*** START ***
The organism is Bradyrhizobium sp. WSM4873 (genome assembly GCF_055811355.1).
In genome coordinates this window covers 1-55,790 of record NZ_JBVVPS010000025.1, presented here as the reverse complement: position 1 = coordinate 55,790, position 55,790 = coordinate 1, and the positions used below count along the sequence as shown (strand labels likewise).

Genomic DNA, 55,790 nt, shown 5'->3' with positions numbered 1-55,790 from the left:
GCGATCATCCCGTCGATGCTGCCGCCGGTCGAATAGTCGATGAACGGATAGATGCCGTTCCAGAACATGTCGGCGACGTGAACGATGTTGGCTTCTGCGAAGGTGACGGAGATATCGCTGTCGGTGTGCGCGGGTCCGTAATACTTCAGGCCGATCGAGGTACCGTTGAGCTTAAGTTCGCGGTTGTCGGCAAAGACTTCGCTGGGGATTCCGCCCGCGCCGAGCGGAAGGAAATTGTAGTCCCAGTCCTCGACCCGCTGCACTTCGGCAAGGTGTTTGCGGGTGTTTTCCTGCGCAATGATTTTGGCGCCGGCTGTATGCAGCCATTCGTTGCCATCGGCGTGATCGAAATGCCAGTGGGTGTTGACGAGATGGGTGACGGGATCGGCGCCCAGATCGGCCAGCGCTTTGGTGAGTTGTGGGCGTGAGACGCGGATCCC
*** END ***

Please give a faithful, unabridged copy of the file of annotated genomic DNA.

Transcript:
The organism is Bradyrhizobium sp. WSM4873 (genome assembly GCF_055811355.1).
In genome coordinates this window covers 1-55,790 of record NZ_JBVVPS010000025.1, presented here as the reverse complement: position 1 = coordinate 55,790, position 55,790 = coordinate 1, and the positions used below count along the sequence as shown (strand labels likewise).

Genomic DNA, 55,790 nt, shown 5'->3' with positions numbered 1-55,790 from the left:
GCGATCATCCCGTCGATGCTGCCGCCGGTCGAATAGTCGATGAACGGATAGATGCCGTTCCAGAACATGTCGGCGACGTGAACGATGTTGGCTTCTGCGAAGGTGACGGAGATATCGCTGTCGGTGTGCGCGGGTCCGTAATACTTCAGGCCGATCGAGGTACCGTTGAGCTTAAGTTCGCGGTTGTCGGCAAAGACTTCGCTGGGGATTCCGCCCGCGCCGAGCGGAAGGAAATTGTAGTCCCAGTCCTCGACCCGCTGCACTTCGGCAAGGTGTTTGCGGGTGTTTTCCTGCGCAATGATTTTGGCGCCGGCTGTATGCAGCCATTCGTTGCCATCGGCGTGATCGAAATGCCAGTGGGTGTTGACGAGATGGGTGACGGGATCGGCGCCCAGATCGGCCAGCGCTTTGGTGAGTTGTGGGCGTGAGACGCGGATCCC